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Patterns of foraging trips of several species of colonially nesting birds have been examined recently for evidence that colonies serve as “information centres” to assist the members in finding food (Krebs 1974, Hoogland and Sherman 1976, Snapp 1976, Custer and Osborn 1978, Erwin 1978). According to this hypothesis colonial nesting is advantageous for species depending on food that is unevenly distributed and concentrated in areas of temporary abundance. Individuals who have difficulty finding food are able to follow their more successful neighbors to good feeding sites, thus reducing searching time and enhancing feeding success (Ward and Zahavi 1973).
Krebs (1974) found that Great Blue Herons (Ardea herodias) in a colony near Vancouver, British Columbia, tended to depart for intertidal feeding grounds in groups and birds from neighboring nests were likely to feed in the same areas on the same days. He suggested that less successful herons may have followed more successful individuals from the colony to areas of prey concentration. Although the statistical analysis of heron departures suggests that herons may follow each other on foraging trips, tracking individual birds as they leave the nest provides a more direct test of this hypothesis. This paper presents data on timing and directions of departures taken by breeding herons as they flew to feeding grounds from nests in a central California heronry. The results are analyzed for evidence of following and for information about the degree of colony dependence on the adjacent estuary for food.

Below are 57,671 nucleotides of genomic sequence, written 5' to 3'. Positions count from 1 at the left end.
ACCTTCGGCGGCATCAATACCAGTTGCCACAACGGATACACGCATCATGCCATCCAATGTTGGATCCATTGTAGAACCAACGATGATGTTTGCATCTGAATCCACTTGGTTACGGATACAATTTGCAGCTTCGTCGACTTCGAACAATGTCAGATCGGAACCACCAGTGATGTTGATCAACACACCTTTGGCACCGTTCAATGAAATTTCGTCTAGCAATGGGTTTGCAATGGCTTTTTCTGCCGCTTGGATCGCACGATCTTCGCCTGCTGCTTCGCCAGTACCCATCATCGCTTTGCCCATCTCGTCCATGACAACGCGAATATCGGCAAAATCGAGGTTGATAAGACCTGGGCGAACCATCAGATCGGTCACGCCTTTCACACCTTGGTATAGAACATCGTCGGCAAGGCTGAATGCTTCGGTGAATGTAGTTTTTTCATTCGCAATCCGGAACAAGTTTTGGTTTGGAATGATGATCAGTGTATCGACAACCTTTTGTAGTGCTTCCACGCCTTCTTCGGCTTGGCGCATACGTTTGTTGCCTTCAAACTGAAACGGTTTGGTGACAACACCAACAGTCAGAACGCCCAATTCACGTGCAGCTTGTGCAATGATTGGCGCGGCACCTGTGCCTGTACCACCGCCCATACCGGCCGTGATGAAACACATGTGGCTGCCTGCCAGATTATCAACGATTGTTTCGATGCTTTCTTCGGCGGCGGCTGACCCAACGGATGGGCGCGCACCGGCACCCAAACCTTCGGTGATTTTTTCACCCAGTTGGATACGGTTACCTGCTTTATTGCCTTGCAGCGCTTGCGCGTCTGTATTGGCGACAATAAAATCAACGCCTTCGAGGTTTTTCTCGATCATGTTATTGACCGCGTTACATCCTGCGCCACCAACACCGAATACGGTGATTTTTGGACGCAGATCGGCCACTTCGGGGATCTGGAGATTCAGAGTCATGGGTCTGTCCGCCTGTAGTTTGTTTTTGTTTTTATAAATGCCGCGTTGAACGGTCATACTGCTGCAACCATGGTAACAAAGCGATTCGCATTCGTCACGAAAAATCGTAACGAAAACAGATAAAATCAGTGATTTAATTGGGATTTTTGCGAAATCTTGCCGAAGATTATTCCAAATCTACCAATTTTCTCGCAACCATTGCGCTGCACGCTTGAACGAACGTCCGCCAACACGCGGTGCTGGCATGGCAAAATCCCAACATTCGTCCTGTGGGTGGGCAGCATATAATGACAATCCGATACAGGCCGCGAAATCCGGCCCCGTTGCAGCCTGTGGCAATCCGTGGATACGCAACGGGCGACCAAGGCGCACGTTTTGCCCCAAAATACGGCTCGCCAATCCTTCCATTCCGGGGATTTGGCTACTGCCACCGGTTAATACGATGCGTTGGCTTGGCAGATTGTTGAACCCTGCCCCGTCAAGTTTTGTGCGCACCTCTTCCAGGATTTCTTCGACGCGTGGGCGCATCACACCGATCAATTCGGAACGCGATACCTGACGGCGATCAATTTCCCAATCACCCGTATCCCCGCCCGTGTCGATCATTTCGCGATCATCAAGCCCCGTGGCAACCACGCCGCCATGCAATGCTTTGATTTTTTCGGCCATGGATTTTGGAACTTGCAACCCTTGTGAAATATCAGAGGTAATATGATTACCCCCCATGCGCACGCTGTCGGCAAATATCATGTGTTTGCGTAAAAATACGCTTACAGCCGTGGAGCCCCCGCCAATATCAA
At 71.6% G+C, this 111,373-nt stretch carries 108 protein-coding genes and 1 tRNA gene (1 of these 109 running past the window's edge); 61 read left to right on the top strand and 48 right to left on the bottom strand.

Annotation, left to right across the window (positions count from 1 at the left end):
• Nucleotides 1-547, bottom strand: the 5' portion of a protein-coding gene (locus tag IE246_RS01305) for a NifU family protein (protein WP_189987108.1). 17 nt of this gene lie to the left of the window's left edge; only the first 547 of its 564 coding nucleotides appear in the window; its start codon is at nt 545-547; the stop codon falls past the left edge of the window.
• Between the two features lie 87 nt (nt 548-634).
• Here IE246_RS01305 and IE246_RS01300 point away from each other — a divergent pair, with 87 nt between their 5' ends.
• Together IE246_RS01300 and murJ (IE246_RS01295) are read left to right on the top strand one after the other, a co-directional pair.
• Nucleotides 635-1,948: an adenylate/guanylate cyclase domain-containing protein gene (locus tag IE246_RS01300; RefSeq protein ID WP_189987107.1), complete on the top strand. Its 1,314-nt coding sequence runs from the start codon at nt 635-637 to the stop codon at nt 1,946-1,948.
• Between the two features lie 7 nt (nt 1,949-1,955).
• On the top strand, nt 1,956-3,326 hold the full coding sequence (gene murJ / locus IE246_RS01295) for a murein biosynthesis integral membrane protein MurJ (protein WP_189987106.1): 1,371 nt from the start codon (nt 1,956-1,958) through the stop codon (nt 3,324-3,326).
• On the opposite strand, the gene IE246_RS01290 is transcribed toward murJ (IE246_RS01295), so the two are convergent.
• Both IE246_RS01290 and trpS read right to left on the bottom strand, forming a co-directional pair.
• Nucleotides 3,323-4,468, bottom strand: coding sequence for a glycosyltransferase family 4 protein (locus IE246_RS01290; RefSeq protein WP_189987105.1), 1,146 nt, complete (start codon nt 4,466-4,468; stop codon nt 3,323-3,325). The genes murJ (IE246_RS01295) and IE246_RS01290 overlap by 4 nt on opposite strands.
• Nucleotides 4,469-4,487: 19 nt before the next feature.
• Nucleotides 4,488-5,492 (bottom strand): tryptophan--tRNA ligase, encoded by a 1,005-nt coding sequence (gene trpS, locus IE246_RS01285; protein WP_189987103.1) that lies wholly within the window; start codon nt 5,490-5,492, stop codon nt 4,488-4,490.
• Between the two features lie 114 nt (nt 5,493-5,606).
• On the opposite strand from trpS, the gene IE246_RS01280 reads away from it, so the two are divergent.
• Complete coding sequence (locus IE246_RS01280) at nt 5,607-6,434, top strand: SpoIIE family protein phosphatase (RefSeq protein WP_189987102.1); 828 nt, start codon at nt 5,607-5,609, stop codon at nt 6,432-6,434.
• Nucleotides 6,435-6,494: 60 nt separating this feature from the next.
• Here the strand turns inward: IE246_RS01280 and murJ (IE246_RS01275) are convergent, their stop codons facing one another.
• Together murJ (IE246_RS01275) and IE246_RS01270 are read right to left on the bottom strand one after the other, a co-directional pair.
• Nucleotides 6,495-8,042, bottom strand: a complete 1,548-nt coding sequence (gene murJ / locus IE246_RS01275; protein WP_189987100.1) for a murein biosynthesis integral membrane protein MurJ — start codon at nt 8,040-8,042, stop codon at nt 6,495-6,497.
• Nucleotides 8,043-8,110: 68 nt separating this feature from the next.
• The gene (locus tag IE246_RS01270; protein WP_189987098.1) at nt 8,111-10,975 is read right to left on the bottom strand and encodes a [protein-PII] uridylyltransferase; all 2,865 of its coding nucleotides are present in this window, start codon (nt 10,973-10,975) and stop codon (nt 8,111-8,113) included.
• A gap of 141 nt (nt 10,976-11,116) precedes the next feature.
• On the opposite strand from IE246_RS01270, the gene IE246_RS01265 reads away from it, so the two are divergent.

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Pratt, H. M. 1980. Directions and timing of Great Blue Heron foraging flights from a California colony: implications for social facilitation of food finding. Wilson Bulletin 92: 489-496.